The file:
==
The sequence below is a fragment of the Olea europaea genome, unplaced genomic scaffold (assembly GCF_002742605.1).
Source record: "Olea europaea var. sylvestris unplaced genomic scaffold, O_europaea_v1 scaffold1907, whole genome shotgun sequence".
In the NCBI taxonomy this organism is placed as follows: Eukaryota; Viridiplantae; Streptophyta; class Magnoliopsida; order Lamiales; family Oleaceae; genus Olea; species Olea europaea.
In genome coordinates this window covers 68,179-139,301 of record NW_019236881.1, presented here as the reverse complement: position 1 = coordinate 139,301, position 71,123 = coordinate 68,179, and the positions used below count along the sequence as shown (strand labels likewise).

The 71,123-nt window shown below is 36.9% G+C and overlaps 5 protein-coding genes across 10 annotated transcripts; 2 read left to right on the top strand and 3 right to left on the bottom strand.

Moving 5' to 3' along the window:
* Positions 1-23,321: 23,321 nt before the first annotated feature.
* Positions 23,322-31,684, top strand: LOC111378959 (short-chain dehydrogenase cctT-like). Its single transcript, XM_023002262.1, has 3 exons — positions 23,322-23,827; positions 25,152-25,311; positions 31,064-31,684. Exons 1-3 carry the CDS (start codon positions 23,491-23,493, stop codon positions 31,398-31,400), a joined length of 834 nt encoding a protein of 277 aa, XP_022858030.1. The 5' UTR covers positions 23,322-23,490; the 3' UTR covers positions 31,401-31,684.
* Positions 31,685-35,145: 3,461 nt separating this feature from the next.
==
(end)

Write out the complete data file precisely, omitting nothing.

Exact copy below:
The sequence below is a fragment of the Olea europaea genome, unplaced genomic scaffold (assembly GCF_002742605.1).
Source record: "Olea europaea var. sylvestris unplaced genomic scaffold, O_europaea_v1 scaffold1907, whole genome shotgun sequence".
In the NCBI taxonomy this organism is placed as follows: Eukaryota; Viridiplantae; Streptophyta; class Magnoliopsida; order Lamiales; family Oleaceae; genus Olea; species Olea europaea.
In genome coordinates this window covers 68,179-139,301 of record NW_019236881.1, presented here as the reverse complement: position 1 = coordinate 139,301, position 71,123 = coordinate 68,179, and the positions used below count along the sequence as shown (strand labels likewise).

The 71,123-nt window shown below is 36.9% G+C and overlaps 5 protein-coding genes across 10 annotated transcripts; 2 read left to right on the top strand and 3 right to left on the bottom strand.

Moving 5' to 3' along the window:
* Positions 1-23,321: 23,321 nt before the first annotated feature.
* Positions 23,322-31,684, top strand: LOC111378959 (short-chain dehydrogenase cctT-like). Its single transcript, XM_023002262.1, has 3 exons — positions 23,322-23,827; positions 25,152-25,311; positions 31,064-31,684. Exons 1-3 carry the CDS (start codon positions 23,491-23,493, stop codon positions 31,398-31,400), a joined length of 834 nt encoding a protein of 277 aa, XP_022858030.1. The 5' UTR covers positions 23,322-23,490; the 3' UTR covers positions 31,401-31,684.
* Positions 31,685-35,145: 3,461 nt separating this feature from the next.